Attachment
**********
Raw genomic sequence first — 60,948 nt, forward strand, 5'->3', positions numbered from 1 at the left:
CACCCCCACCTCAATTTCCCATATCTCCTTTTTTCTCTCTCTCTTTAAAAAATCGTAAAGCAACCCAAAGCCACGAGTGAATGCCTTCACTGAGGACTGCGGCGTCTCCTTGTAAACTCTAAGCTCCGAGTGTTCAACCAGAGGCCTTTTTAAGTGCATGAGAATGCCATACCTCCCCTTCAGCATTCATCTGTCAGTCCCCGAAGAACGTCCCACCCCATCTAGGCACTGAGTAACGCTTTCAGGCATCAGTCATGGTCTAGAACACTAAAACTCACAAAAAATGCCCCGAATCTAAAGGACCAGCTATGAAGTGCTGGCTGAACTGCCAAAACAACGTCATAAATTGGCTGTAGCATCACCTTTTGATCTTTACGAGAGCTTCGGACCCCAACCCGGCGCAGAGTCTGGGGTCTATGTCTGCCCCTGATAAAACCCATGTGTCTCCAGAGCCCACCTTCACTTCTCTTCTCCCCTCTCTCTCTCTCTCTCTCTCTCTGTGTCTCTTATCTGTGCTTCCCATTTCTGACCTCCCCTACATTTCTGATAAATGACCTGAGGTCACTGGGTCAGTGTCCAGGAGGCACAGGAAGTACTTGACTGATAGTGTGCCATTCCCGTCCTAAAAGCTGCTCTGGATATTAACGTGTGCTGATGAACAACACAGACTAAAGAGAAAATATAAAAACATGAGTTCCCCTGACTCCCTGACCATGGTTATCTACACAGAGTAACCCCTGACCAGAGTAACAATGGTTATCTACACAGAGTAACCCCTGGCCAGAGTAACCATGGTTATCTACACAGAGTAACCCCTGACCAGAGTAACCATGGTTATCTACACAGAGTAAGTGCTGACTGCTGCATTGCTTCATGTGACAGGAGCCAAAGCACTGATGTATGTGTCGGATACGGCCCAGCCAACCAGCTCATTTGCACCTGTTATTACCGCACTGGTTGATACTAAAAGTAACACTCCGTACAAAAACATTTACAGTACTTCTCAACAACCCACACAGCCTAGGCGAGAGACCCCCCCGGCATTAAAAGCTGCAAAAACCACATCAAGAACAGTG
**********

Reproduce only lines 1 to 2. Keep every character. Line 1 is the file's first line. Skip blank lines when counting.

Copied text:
Raw genomic sequence first — 60,948 nt, forward strand, 5'->3', positions numbered from 1 at the left:
CACCCCCACCTCAATTTCCCATATCTCCTTTTTTCTCTCTCTCTTTAAAAAATCGTAAAGCAACCCAAAGCCACGAGTGAATGCCTTCACTGAGGACTGCGGCGTCTCCTTGTAAACTCTAAGCTCCGAGTGTTCAACCAGAGGCCTTTTTAAGTGCATGAGAATGCCATACCTCCCCTTCAGCATTCATCTGTCAGTCCCCGAAGAACGTCCCACCCCATCTAGGCACTGAGTAACGCTTTCAGGCATCAGTCATGGTCTAGAACACTAAAACTCACAAAAAATGCCCCGAATCTAAAGGACCAGCTATGAAGTGCTGGCTGAACTGCCAAAACAACGTCATAAATTGGCTGTAGCATCACCTTTTGATCTTTACGAGAGCTTCGGACCCCAACCCGGCGCAGAGTCTGGGGTCTATGTCTGCCCCTGATAAAACCCATGTGTCTCCAGAGCCCACCTTCACTTCTCTTCTCCCCTCTCTCTCTCTCTCTCTCTCTCTGTGTCTCTTATCTGTGCTTCCCATTTCTGACCTCCCCTACATTTCTGATAAATGACCTGAGGTCACTGGGTCAGTGTCCAGGAGGCACAGGAAGTACTTGACTGATAGTGTGCCATTCCCGTCCTAAAAGCTGCTCTGGATATTAACGTGTGCTGATGAACAACACAGACTAAAGAGAAAATATAAAAACATGAGTTCCCCTGACTCCCTGACCATGGTTATCTACACAGAGTAACCCCTGACCAGAGTAACAATGGTTATCTACACAGAGTAACCCCTGGCCAGAGTAACCATGGTTATCTACACAGAGTAACCCCTGACCAGAGTAACCATGGTTATCTACACAGAGTAAGTGCTGACTGCTGCATTGCTTCATGTGACAGGAGCCAAAGCACTGATGTATGTGTCGGATACGGCCCAGCCAACCAGCTCATTTGCACCTGTTATTACCGCACTGGTTGATACTAAAAGTAACACTCCGTACAAAAACATTTACAGTACTTCTCAACAACCCACACAGCCTAGGCGAGAGACCCCCCCGGCATTAAAAGCTGCAAAAACCACATCAAGAACAGTG